The following will enable you to identify the series of an Alpine with missing chassis plates.
Series IAlpines have only a small chrome guide fillet at the bottom leading edge of the door windows. Open the doors and only the glass sticks more than an inch or two above the body of the door.
Series IIAlpines have a full height guide channel for the leading edge of the glass. Open the doors and each has a long chrome strip sticking up at the front.
Series IIIAlpines have the dummy quarter lights and squarish cornered parallelogram-shaped side windows of the Series IV, IVa and V but still have the high fins, sloping tail lights, multi-barred grille and bulbous over-riders (without rubber buffers of the Series IV and V.)
Series IV and IVa Alpines have a grille aperture with a single stainless horizontal strip with oval Sunbeam crest badge in the centre. Over the grille and in front of the bonnet, there are chrome SUNBEAM letters. Bumpers are the same type as on earlier Series but are fitted with new style over riders with black rubber facing. At the rear there are vertical taillights.
Series IVa. Series IV and IVa cannot be told apart visually, but on manual cars with correct gearboxes, reverse will be on the left on a IV and on the right on a IVa.
Series V Alpines appears similar to the Series IV but have foot well vents (look for the control knobs marked V on either side below the dashboard) and no SUNBEAM letters on the panel in front of the bonnet.
These features changed exactly with a Series change and most are unlikely to have been changed since but many people are fooled by bonnet, door and boot corners, which did not change exactly at the introduction of the Series V.
Bonnet and door bottom rear corners went square late in Series IVa and boot bottom corners did not go square until early Series V.
There are many other minor changes but those listed here are the most obvious ways of identify an Alpine with missing chassis and body plates.
It is possible to make a car from one series look like another although there seems to be no point as there are only minor differences in value between series. If you find a car with no chassis plate and you suspect this has been done, the most likely is a gearbox change to turn a IV into a IVa which is often done with no intention to deceive but simply to add the benefit of synchromesh on first. It’s fairly easy to swap the door window guides and screen to make an II look like a I or vice- versa but to fool an expert other changes would have to be made. Other serious bodywork modifications have to be made to change between any of the series or between them and Series l and II and any modifications like this needs to be checked with great caution.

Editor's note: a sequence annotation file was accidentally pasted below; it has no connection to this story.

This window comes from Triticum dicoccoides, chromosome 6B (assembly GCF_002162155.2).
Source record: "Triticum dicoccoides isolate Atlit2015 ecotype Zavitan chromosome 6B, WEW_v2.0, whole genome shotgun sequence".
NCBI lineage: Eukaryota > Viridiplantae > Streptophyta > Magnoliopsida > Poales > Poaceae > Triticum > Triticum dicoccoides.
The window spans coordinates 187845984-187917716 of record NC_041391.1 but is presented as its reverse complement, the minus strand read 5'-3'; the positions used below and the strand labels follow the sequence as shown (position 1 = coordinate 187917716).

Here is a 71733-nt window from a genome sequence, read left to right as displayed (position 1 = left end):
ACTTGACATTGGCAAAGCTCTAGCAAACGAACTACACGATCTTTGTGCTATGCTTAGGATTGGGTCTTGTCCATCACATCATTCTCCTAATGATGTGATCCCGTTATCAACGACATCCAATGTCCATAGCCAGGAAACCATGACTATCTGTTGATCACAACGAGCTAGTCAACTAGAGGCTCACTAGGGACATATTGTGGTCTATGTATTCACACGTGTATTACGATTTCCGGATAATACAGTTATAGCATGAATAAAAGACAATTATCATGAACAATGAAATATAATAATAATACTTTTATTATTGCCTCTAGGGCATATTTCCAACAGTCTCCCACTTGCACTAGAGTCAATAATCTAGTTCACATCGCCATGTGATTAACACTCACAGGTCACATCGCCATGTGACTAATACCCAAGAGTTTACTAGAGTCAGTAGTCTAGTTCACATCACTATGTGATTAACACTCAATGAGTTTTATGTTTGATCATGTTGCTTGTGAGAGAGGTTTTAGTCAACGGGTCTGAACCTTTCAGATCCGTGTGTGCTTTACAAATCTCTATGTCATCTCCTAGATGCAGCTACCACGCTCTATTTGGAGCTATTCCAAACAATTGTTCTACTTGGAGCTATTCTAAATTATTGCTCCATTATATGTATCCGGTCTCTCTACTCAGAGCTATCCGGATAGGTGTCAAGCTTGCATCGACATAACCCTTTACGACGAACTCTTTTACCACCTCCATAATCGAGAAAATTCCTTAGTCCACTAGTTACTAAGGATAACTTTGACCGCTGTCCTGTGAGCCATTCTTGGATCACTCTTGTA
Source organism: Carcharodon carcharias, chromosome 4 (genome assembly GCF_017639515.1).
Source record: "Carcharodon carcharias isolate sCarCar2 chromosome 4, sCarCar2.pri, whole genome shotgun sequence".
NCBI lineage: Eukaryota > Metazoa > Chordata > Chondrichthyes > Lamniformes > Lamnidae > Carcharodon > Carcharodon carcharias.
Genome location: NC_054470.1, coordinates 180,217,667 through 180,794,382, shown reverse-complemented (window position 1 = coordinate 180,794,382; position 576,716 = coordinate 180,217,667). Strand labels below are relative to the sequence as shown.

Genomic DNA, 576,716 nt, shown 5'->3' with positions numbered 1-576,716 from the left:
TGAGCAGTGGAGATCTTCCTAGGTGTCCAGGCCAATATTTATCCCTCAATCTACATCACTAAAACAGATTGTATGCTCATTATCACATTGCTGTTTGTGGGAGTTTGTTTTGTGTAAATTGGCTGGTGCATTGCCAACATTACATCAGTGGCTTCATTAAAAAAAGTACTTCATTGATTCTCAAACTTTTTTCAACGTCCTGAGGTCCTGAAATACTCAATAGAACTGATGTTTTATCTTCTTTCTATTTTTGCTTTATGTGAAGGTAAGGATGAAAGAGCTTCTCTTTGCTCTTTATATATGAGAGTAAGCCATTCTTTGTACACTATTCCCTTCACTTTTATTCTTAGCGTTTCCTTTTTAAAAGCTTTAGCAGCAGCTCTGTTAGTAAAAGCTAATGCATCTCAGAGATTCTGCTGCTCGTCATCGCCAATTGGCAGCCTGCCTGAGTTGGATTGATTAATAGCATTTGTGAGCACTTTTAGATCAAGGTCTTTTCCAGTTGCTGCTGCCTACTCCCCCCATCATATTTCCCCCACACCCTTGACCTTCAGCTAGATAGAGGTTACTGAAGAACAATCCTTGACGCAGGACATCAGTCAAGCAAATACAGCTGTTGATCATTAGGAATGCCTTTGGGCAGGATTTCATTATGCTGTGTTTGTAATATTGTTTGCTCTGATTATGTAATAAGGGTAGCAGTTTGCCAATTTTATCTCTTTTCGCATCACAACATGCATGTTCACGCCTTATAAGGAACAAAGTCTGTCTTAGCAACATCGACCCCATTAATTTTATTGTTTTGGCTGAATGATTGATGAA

If you are able to find a chassis plate, a small rivited aluminium plate underneath the bonnet on top of the bulkhead, it should contain a series of numbers and letters that corresponds to the table below:
Alpine Series 1
The first Alpines had no badge shields
Alpine Series 2
Has a chrome post supporting the leading edge of the door glass
Alpine Series 3
Has big fins but twin fuel tanks in rear wings
Alpine Series 4
Most have round cornered doors and bonnet
Alpine Series 4a
Some have square cornered doors and bonnet, all synchro gearbox, and vinyl soft top cover
Alpine Series 5
1725 engine, no chrome SUNBEAM letters on front panel.
Tiger Mark 1 (Alpine '260')
260 engine and metal hood bins
Tiger Mark 1a ('Alpine 260 A')
260 engine Alpine 4a body and fittings
Tiger Mark 2
289 engine, no battery box cut out
Aluminium body on space frame
The chassis number is followed by a series of letters to indicate the specification of the car,
The first group of letters comprise of a 2 letter code:
GT - the car was supplied with a hardtop and tonneau cover, wooden dashboard and steering wheel.
OD - the car was supplied with Over Drive
BW - the car was supplied with Borg Warner Automatic transmission (Series IV only)
SB - Sealed Beam Headlamps (US Market)
The second group of letters comprise of a 3 letter code
The first letter indicates the intended market or if left or right hand drive:
H - Home market (the United Kingdom)
R - Right hand drive
L - Left hand drive
E - CKD (Completely Knocked Down) Export to Home Specification
W - CKD Right hand drive Export (South Africa)
X - CKD Left hand drive Export (Italy)
The second letter indicates Rootes body style, so for Alpines this should always be:
R - Roadster
The third and final letter indicates the specification:
O - Standard
X - Non Standard (e.g laminated windscreen for US market)
P - Police
3 - Small bore OHV engine for Bermuda (Reduced c.c)
On Tigers the final letters should be FE - Ford Engine